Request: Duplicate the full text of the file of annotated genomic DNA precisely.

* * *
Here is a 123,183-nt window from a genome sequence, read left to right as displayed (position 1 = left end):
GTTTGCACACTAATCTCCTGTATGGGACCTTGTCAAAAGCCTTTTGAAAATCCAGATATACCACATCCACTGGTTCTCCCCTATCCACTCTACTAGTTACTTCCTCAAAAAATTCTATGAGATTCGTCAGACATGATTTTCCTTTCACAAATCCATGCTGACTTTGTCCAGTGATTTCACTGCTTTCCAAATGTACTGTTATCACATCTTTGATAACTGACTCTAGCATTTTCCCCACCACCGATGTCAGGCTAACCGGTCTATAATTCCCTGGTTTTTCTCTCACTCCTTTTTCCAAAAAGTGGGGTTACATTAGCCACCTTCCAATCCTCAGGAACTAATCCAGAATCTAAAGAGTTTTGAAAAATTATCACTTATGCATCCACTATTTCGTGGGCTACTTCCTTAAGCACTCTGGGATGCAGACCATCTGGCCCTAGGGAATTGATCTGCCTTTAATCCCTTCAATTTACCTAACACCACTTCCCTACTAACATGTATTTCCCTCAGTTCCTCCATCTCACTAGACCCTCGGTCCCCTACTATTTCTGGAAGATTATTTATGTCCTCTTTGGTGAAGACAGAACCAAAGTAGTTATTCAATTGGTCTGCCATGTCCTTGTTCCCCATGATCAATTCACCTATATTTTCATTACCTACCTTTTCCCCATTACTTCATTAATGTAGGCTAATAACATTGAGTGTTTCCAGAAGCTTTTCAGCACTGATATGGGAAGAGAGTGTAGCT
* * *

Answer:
Here is a 123,183-nt window from a genome sequence, read left to right as displayed (position 1 = left end):
GTTTGCACACTAATCTCCTGTATGGGACCTTGTCAAAAGCCTTTTGAAAATCCAGATATACCACATCCACTGGTTCTCCCCTATCCACTCTACTAGTTACTTCCTCAAAAAATTCTATGAGATTCGTCAGACATGATTTTCCTTTCACAAATCCATGCTGACTTTGTCCAGTGATTTCACTGCTTTCCAAATGTACTGTTATCACATCTTTGATAACTGACTCTAGCATTTTCCCCACCACCGATGTCAGGCTAACCGGTCTATAATTCCCTGGTTTTTCTCTCACTCCTTTTTCCAAAAAGTGGGGTTACATTAGCCACCTTCCAATCCTCAGGAACTAATCCAGAATCTAAAGAGTTTTGAAAAATTATCACTTATGCATCCACTATTTCGTGGGCTACTTCCTTAAGCACTCTGGGATGCAGACCATCTGGCCCTAGGGAATTGATCTGCCTTTAATCCCTTCAATTTACCTAACACCACTTCCCTACTAACATGTATTTCCCTCAGTTCCTCCATCTCACTAGACCCTCGGTCCCCTACTATTTCTGGAAGATTATTTATGTCCTCTTTGGTGAAGACAGAACCAAAGTAGTTATTCAATTGGTCTGCCATGTCCTTGTTCCCCATGATCAATTCACCTATATTTTCATTACCTACCTTTTCCCCATTACTTCATTAATGTAGGCTAATAACATTGAGTGTTTCCAGAAGCTTTTCAGCACTGATATGGGAAGAGAGTGTAGCT